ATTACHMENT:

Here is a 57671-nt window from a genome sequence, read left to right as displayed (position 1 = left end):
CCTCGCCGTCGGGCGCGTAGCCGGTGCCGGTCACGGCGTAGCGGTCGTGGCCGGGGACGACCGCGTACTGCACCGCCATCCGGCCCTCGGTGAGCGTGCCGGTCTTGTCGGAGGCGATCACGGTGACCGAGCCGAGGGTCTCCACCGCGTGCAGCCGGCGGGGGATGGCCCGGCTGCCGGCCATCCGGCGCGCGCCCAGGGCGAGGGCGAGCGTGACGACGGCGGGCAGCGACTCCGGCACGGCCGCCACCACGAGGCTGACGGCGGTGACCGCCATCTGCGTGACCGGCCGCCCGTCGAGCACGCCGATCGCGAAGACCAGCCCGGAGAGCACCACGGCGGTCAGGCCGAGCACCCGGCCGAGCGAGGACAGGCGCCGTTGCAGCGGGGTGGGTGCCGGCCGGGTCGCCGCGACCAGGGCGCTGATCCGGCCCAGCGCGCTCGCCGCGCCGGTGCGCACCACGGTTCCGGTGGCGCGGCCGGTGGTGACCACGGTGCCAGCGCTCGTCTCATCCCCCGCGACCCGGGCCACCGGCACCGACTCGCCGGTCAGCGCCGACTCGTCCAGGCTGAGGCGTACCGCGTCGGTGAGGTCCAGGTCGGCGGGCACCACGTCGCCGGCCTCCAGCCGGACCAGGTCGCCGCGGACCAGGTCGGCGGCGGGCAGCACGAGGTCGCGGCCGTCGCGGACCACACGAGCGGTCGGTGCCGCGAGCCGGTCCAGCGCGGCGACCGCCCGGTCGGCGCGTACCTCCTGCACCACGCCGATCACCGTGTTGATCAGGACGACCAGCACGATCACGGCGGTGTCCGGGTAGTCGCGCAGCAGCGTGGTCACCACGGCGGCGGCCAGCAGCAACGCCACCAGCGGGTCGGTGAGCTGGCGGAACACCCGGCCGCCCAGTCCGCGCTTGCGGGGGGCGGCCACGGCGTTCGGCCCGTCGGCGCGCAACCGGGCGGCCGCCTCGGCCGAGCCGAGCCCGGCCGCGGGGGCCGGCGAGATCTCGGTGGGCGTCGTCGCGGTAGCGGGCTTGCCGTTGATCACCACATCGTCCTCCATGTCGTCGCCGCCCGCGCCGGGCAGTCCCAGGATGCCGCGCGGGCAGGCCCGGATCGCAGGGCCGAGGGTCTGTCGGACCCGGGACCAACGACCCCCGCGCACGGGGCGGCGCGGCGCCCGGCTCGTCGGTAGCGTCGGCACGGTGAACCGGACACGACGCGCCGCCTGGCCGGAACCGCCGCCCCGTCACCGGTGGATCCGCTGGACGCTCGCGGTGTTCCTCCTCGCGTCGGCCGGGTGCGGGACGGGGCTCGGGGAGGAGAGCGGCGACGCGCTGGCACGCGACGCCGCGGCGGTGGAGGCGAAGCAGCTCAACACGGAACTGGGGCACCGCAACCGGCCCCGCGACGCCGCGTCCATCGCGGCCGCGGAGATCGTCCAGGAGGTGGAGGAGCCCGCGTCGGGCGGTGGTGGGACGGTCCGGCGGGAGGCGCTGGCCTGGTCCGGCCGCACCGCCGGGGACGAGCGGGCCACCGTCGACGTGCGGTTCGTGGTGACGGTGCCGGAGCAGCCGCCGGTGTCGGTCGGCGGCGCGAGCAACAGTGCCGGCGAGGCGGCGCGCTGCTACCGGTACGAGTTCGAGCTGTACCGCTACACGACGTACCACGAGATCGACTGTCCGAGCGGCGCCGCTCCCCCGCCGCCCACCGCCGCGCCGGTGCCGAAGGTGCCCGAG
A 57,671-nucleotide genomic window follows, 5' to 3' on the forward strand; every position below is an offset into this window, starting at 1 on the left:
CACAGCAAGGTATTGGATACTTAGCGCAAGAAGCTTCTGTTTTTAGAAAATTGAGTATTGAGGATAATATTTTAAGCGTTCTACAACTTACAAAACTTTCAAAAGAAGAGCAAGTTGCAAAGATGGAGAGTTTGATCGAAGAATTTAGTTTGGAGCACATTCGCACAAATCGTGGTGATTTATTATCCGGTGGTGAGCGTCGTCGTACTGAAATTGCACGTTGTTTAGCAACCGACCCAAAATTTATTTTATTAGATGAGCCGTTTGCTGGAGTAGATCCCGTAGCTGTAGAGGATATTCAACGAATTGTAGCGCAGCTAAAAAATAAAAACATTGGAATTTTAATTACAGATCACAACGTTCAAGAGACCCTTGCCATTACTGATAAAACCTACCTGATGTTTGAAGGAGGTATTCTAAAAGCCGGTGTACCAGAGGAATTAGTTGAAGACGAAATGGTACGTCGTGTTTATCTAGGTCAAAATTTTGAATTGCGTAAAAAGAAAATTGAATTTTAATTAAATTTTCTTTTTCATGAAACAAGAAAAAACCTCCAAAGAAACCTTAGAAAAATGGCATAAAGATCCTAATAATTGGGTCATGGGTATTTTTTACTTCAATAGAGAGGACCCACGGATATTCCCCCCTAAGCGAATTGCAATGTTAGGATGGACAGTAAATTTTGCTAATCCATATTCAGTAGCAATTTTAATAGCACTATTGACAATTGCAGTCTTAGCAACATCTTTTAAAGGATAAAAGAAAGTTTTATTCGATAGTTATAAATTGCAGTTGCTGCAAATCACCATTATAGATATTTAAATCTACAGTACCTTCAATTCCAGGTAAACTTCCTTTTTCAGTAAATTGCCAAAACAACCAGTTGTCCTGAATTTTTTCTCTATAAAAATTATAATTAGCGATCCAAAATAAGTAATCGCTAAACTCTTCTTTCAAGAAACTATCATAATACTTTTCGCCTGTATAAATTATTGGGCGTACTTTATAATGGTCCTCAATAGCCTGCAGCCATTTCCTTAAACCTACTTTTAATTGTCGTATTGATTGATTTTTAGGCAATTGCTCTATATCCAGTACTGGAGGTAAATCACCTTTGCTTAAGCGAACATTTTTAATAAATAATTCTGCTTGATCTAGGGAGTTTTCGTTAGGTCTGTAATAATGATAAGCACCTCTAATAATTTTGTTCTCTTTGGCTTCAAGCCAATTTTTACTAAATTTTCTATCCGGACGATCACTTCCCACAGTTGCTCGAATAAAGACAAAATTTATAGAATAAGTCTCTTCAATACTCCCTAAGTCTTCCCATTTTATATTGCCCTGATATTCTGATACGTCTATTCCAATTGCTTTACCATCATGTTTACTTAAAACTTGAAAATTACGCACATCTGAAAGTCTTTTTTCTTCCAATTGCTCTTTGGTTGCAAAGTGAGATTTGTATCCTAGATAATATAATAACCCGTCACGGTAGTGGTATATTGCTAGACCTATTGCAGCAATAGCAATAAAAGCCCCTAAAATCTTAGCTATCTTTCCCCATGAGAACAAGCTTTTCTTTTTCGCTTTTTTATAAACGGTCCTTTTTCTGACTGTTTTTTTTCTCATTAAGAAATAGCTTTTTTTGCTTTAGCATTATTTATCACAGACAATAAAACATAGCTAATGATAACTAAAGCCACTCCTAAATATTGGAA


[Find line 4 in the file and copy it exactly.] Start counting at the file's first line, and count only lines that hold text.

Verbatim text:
CACAGCAAGGTATTGGATACTTAGCGCAAGAAGCTTCTGTTTTTAGAAAATTGAGTATTGAGGATAATATTTTAAGCGTTCTACAACTTACAAAACTTTCAAAAGAAGAGCAAGTTGCAAAGATGGAGAGTTTGATCGAAGAATTTAGTTTGGAGCACATTCGCACAAATCGTGGTGATTTATTATCCGGTGGTGAGCGTCGTCGTACTGAAATTGCACGTTGTTTAGCAACCGACCCAAAATTTATTTTATTAGATGAGCCGTTTGCTGGAGTAGATCCCGTAGCTGTAGAGGATATTCAACGAATTGTAGCGCAGCTAAAAAATAAAAACATTGGAATTTTAATTACAGATCACAACGTTCAAGAGACCCTTGCCATTACTGATAAAACCTACCTGATGTTTGAAGGAGGTATTCTAAAAGCCGGTGTACCAGAGGAATTAGTTGAAGACGAAATGGTACGTCGTGTTTATCTAGGTCAAAATTTTGAATTGCGTAAAAAGAAAATTGAATTTTAATTAAATTTTCTTTTTCATGAAACAAGAAAAAACCTCCAAAGAAACCTTAGAAAAATGGCATAAAGATCCTAATAATTGGGTCATGGGTATTTTTTACTTCAATAGAGAGGACCCACGGATATTCCCCCCTAAGCGAATTGCAATGTTAGGATGGACAGTAAATTTTGCTAATCCATATTCAGTAGCAATTTTAATAGCACTATTGACAATTGCAGTCTTAGCAACATCTTTTAAAGGATAAAAGAAAGTTTTATTCGATAGTTATAAATTGCAGTTGCTGCAAATCACCATTATAGATATTTAAATCTACAGTACCTTCAATTCCAGGTAAACTTCCTTTTTCAGTAAATTGCCAAAACAACCAGTTGTCCTGAATTTTTTCTCTATAAAAATTATAATTAGCGATCCAAAATAAGTAATCGCTAAACTCTTCTTTCAAGAAACTATCATAATACTTTTCGCCTGTATAAATTATTGGGCGTACTTTATAATGGTCCTCAATAGCCTGCAGCCATTTCCTTAAACCTACTTTTAATTGTCGTATTGATTGATTTTTAGGCAATTGCTCTATATCCAGTACTGGAGGTAAATCACCTTTGCTTAAGCGAACATTTTTAATAAATAATTCTGCTTGATCTAGGGAGTTTTCGTTAGGTCTGTAATAATGATAAGCACCTCTAATAATTTTGTTCTCTTTGGCTTCAAGCCAATTTTTACTAAATTTTCTATCCGGACGATCACTTCCCACAGTTGCTCGAATAAAGACAAAATTTATAGAATAAGTCTCTTCAATACTCCCTAAGTCTTCCCATTTTATATTGCCCTGATATTCTGATACGTCTATTCCAATTGCTTTACCATCATGTTTACTTAAAACTTGAAAATTACGCACATCTGAAAGTCTTTTTTCTTCCAATTGCTCTTTGGTTGCAAAGTGAGATTTGTATCCTAGATAATATAATAACCCGTCACGGTAGTGGTATATTGCTAGACCTATTGCAGCAATAGCAATAAAAGCCCCTAAAATCTTAGCTATCTTTCCCCATGAGAACAAGCTTTTCTTTTTCGCTTTTTTATAAACGGTCCTTTTTCTGACTGTTTTTTTTCTCATTAAGAAATAGCTTTTTTTGCTTTAGCATTATTTATCACAGACAATAAAACATAGCTAATGATAACTAAAGCCACTCCTAAATATTGGAA